CS 394P: Lisp Notes

Song: "God Wrote in Lisp", Lyrics by Bob Kanefsky, sung by Julia Ecklar.

Downloading and Using Lisp

Programming assignments are to be done in Lisp; see Using Lisp on Local Machines. Notes on Lisp Style and Efficiency are available. Common Lisp: the Language (second source) (third source) is a reference manual; also see ANSI and GNU Common Lisp Document

You can download Gnu Common Lisp for Linux or for Windows. Some macros for use with GCL are in macros.lsp

There are some on-line CS 307 lecture notes on the Scheme dialect of Lisp: by Contents or Index. There is also a page on differences between Scheme and Common Lisp.

Lisp is easier to use through the Emacs editor. Gnu Emacs can be dowloaded free, for either Linux or Windows. If you wish to use Gnu Common Lisp (GCL), you can copy the files /projects/cs394p/.emacs and /projects/cs394p/.lisp.el to your directory; these facilitate use of Lisp within emacs. You will also need to have /p/bin in your path, since xgcl is /p/bin/xgcl. This can be done by adding the following line to your .login file:

setenv PATH {$PATH}:/p/bin
Alternatively, you could put in a local link to xgcl with the following commands to unix:
ln -s /p/bin/xgcl ./xgcl
chmod +x xgcl

If you wish to use Allegro Common Lisp (ACL), see Using Lisp on Local Machines and copy Prof. Mooney's file instead.

To use Lisp within emacs, first start emacs . Then give the command C-x 3 (control-x 3) to split the window vertically into two halves (or C-x 2 (control-x 2) to split horizontally). With the cursor in one half-window, give the command M-x run lisp (meta-x run lisp) to start Lisp. You now can run Lisp within one window and edit your Lisp code in the other half. Putting your cursor at the start of a function definition in one window and giving the command C-M-z (control-meta-z) will send the definition to Lisp. You can also save your Lisp source code to a file and load the file from Lisp, e.g. (load "myfile.lsp") .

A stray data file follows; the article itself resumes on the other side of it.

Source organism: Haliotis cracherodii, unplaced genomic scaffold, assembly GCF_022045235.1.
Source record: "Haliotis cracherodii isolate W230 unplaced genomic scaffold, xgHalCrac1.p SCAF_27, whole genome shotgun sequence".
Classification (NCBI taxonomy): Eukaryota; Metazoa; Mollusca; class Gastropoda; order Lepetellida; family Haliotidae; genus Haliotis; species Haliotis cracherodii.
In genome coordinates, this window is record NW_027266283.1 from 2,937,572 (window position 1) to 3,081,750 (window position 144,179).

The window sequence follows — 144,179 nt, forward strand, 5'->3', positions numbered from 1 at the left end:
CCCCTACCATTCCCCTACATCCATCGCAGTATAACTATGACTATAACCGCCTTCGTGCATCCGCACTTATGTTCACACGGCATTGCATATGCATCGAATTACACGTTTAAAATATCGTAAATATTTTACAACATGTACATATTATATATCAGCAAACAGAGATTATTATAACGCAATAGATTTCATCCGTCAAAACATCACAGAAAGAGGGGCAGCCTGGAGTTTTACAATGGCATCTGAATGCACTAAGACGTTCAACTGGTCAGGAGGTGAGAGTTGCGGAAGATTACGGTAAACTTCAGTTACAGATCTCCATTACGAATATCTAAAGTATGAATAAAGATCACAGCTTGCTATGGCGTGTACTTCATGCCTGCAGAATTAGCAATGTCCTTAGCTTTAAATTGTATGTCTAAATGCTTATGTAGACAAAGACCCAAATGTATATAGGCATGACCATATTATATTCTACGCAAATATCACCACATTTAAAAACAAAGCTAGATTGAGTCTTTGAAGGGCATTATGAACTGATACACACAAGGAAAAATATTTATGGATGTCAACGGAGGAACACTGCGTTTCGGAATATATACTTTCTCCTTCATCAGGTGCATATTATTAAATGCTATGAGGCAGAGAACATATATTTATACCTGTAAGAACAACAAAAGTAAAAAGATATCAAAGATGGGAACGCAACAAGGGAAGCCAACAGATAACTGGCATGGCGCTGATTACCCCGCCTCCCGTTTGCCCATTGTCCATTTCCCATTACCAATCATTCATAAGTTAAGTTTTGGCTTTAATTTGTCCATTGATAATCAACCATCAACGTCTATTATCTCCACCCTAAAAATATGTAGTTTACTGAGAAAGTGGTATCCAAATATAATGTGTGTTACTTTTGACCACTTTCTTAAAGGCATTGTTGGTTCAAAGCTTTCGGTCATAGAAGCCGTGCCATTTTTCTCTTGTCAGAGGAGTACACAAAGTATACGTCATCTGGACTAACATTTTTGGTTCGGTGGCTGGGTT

Program files are provided, in the directory /projects/cs394p/ or FTP directory for Program Files.

to be used with the assignments; these are described by Program File Descriptions.

Other Resources:

Increasing Stack Space

In Gnu Common Lisp (GCL), if the variable *multiply-stacks* is set to a positive fixnum, then the next time through the TOP-LEVEL loop, the loop will be exited. The size of the stacks will be multiplied by the value of *multiply-stacks*, and the TOP-LEVEL will be called again. Thus to double the size of the stacks:

   (setq si::*multiply-stacks* 2)
It is necessary to exit TOP-LEVEL, because it and other lisp functions maintain pointers into the stacks, which would be incorrect when the stacks have been moved. Interrupting the process of growing the stacks could leave Lisp in an inconsistent state.
Gordon S. Novak Jr.